Mon 18th Dec 2017
How would carbon rationing work?
Would it be forever?
Would it hurt?
BZE’s Vivien Langford talks to author Stan Cox in Salina Kansas about his book “Anyway you slice it”.
Some people are aware of the Climate Emergency, but others behave as if unaware. Australia’s per capita aviation emissions for example are 18 metric tonnes compares to 5 for a French Citizen.
What if this generation put a cap on fossil fuelled travel and energy use? Would it feel better if it was an app on your phone and was called a Carbon Allowance?
We say that the bulk of existing coal oil and gas must stay underground, so shouldn’t we treat these as precious commodities, to be rationed while we make the transition? A Government committee in the UK researched this and said it could become an essential measure but that it was” an idea before its time”. We look into why it is such a taboo subject.
“How the world breaks” is a new book by Stan Cox and his son Paul. We talk to Paul Cox in Copenhagen about the anthropology of disaster response. He praises countries like Bangladesh as the Netherlands without a budget”. He wants us to stop talking bout “natural;” disasters as if there was nothing we could do to mitigate them. When Greens MP Adam Bandt called PM Tony Abbott a “climate criminal ” during a Blue Mountains bush fire, he was condemned as insensitive. But when is there a “right time to connect the dots”? Paul talks about our bushfires and the floods and landslides that are testing resilience around the world. He says economists fear any restraint on growth more than they fear the worst that climate change can bring us.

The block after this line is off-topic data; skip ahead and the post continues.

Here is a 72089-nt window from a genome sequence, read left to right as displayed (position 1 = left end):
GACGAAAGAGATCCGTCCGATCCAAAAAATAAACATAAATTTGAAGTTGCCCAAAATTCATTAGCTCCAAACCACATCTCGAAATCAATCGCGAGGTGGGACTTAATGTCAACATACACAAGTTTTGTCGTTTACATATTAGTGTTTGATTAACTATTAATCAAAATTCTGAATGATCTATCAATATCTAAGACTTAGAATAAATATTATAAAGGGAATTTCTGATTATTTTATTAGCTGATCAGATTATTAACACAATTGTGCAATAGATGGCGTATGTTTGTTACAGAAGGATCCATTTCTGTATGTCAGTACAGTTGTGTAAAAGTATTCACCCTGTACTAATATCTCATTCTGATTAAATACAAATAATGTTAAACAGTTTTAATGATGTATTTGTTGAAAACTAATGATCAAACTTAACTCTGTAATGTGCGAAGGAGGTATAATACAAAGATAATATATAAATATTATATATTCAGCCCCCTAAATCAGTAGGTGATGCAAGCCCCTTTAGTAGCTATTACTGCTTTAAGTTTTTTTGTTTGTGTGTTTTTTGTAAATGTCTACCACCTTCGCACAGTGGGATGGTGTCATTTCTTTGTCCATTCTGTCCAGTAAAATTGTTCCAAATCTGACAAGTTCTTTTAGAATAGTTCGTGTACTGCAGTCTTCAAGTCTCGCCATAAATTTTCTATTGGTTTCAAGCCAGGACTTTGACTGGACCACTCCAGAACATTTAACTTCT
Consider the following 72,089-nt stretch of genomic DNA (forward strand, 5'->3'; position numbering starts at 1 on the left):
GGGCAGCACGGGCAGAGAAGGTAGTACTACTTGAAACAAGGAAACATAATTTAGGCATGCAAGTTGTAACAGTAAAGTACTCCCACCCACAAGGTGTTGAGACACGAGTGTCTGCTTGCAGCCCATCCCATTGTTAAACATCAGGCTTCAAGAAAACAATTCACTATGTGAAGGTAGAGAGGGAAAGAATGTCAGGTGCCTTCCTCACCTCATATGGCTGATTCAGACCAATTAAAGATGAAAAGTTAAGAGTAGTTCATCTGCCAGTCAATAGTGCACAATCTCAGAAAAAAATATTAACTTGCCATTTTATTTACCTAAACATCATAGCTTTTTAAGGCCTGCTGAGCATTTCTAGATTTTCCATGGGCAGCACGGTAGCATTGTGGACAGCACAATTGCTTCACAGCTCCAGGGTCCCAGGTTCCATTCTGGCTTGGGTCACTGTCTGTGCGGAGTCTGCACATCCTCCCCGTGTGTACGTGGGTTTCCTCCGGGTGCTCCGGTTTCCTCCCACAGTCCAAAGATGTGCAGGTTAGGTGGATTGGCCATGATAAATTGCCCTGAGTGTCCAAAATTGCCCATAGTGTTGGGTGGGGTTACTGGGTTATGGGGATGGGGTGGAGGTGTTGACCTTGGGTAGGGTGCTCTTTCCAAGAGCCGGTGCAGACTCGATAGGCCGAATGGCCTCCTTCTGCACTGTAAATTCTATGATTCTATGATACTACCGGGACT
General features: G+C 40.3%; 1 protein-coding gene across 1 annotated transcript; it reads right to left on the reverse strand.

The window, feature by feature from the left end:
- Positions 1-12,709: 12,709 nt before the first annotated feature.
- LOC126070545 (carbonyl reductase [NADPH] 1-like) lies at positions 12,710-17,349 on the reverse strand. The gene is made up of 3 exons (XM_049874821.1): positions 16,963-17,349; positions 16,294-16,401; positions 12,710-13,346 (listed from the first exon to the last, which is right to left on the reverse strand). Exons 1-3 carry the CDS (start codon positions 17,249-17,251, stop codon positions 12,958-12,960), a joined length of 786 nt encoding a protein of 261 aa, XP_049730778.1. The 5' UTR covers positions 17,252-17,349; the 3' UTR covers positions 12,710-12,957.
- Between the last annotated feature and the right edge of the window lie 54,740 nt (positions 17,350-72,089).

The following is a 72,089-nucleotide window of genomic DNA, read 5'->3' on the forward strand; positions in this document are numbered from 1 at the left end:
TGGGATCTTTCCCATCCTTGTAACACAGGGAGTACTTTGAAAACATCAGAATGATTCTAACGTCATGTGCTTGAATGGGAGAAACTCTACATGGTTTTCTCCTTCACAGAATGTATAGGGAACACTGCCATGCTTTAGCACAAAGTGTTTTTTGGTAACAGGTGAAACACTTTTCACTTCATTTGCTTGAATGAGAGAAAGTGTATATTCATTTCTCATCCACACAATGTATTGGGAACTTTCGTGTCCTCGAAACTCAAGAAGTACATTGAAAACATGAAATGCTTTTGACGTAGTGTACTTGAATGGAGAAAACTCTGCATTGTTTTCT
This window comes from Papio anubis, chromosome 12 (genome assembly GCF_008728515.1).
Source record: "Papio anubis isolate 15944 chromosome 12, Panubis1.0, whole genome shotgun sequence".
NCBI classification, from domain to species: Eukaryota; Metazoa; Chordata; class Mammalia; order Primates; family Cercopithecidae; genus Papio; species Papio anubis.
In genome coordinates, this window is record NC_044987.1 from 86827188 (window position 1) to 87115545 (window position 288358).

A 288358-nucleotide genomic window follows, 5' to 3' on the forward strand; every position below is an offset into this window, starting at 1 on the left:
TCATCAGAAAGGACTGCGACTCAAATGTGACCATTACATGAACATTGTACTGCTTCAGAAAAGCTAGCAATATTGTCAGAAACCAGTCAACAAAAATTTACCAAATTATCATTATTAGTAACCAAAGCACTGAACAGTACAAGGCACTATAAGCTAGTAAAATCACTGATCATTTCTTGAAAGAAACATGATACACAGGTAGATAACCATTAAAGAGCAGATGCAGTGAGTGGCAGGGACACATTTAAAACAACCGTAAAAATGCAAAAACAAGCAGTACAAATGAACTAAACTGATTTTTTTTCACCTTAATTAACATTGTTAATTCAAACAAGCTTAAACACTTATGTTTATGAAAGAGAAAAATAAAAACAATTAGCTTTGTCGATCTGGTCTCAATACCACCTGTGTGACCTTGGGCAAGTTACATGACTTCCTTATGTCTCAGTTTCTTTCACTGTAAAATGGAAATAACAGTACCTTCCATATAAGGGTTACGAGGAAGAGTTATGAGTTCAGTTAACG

How to change the narrative? Send us your ideas to : email@example.com
Stan Cox – author of “Anyway you slice it ” and ” How the world breaks”
Paul Cox- Anthropologist and author “How the world breaks”
Music by David Rovics “East Tenessee”, Bangladeshi singer Mak Bul Chowdhury, and “Spirit of Place” sung by Yirmal Marika and Shane Howard.
Members of Beyond Zero Emissions